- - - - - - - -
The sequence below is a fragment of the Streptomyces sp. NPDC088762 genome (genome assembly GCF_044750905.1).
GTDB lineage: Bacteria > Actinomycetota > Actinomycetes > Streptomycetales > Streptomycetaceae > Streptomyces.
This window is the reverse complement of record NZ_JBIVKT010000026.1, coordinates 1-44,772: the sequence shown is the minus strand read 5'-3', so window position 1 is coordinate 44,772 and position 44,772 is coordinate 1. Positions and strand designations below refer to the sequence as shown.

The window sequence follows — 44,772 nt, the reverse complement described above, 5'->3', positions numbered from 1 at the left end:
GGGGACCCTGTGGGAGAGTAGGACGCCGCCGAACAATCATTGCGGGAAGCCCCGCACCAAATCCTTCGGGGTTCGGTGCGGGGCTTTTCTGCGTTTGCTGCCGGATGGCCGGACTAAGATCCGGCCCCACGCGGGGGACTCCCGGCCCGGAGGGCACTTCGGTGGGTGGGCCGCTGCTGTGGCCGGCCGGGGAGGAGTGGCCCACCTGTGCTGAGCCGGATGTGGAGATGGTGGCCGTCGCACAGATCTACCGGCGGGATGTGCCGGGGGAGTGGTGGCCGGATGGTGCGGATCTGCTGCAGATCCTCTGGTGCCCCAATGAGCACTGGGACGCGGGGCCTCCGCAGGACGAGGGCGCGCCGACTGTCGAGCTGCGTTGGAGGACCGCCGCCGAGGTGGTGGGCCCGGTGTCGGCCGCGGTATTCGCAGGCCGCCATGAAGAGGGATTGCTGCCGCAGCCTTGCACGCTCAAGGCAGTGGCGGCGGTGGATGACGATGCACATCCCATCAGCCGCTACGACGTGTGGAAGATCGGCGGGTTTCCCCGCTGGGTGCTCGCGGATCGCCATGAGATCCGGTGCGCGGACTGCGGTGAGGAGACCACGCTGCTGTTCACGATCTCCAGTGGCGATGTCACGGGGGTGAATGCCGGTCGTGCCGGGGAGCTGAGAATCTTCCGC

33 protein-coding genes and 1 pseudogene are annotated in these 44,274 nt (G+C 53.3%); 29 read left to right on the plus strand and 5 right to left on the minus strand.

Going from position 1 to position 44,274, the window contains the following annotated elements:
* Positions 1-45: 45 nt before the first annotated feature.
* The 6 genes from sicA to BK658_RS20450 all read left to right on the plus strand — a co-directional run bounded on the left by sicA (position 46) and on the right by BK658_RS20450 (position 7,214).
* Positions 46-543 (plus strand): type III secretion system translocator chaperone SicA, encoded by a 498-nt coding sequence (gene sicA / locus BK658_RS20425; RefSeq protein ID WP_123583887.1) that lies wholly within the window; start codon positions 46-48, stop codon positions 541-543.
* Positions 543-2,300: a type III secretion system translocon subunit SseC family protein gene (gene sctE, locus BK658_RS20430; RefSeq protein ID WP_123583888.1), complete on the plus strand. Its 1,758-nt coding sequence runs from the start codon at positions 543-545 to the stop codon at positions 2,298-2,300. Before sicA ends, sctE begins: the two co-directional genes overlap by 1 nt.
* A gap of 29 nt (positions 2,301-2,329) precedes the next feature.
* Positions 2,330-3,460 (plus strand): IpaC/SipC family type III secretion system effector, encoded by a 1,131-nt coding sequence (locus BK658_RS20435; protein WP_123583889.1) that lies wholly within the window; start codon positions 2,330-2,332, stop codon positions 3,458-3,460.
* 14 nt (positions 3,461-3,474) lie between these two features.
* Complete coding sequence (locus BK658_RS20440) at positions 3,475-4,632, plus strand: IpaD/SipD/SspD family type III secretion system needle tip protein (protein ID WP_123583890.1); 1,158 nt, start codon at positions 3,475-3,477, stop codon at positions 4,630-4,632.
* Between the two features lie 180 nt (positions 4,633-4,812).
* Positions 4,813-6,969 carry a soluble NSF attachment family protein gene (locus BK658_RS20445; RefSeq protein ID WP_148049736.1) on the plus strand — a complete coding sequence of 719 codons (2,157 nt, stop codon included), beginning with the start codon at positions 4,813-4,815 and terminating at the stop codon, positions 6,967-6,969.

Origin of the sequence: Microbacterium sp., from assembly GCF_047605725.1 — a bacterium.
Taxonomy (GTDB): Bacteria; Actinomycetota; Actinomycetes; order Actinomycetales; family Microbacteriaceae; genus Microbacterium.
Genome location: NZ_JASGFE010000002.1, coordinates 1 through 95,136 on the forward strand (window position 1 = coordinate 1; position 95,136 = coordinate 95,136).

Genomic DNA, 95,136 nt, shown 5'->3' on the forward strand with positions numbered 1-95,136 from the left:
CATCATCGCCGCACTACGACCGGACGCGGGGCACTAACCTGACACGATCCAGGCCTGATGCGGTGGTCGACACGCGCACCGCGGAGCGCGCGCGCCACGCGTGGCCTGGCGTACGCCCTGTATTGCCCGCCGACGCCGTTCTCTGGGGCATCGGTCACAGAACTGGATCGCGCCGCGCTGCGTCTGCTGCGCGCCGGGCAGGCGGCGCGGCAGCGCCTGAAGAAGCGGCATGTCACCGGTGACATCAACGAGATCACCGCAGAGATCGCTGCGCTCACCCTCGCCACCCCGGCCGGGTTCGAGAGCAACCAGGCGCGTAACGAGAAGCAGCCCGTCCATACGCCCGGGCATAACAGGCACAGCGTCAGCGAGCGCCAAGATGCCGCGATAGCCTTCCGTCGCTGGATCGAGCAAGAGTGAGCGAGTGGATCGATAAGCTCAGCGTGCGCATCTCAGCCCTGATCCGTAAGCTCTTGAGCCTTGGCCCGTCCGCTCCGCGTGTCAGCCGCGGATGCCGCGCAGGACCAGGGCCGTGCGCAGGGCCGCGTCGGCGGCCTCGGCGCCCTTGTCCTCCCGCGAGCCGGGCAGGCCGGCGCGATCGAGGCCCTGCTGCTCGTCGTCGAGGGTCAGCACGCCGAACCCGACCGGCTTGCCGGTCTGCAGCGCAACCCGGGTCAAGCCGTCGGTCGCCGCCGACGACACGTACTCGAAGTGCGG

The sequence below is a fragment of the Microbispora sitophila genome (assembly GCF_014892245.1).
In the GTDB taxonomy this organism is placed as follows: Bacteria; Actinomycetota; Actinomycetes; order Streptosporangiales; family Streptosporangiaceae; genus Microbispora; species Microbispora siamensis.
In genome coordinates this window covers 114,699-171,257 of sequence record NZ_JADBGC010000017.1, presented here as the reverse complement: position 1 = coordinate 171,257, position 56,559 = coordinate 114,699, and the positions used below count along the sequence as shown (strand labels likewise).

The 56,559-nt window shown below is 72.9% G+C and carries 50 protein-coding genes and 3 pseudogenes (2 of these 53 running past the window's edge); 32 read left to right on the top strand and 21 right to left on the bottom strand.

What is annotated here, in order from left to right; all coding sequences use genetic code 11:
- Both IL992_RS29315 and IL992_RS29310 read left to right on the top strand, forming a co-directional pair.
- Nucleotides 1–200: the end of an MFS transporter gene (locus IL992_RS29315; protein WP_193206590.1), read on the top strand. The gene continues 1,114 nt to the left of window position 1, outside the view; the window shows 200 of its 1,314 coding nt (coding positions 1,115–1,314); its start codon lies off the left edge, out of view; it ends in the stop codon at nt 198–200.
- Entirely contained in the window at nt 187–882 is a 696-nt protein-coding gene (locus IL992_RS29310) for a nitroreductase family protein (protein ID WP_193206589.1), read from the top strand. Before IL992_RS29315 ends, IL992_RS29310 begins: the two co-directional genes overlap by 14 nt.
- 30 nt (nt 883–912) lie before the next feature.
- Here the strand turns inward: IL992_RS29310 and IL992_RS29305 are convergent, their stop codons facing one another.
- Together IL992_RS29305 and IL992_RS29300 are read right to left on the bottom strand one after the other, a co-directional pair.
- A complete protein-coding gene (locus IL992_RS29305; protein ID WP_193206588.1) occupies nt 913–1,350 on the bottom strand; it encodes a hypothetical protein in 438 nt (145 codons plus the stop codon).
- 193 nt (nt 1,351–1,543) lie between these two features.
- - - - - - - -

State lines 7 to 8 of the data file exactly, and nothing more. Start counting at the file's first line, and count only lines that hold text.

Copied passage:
Going from position 1 to position 44,274, the window contains the following annotated elements:
* Positions 1-45: 45 nt before the first annotated feature.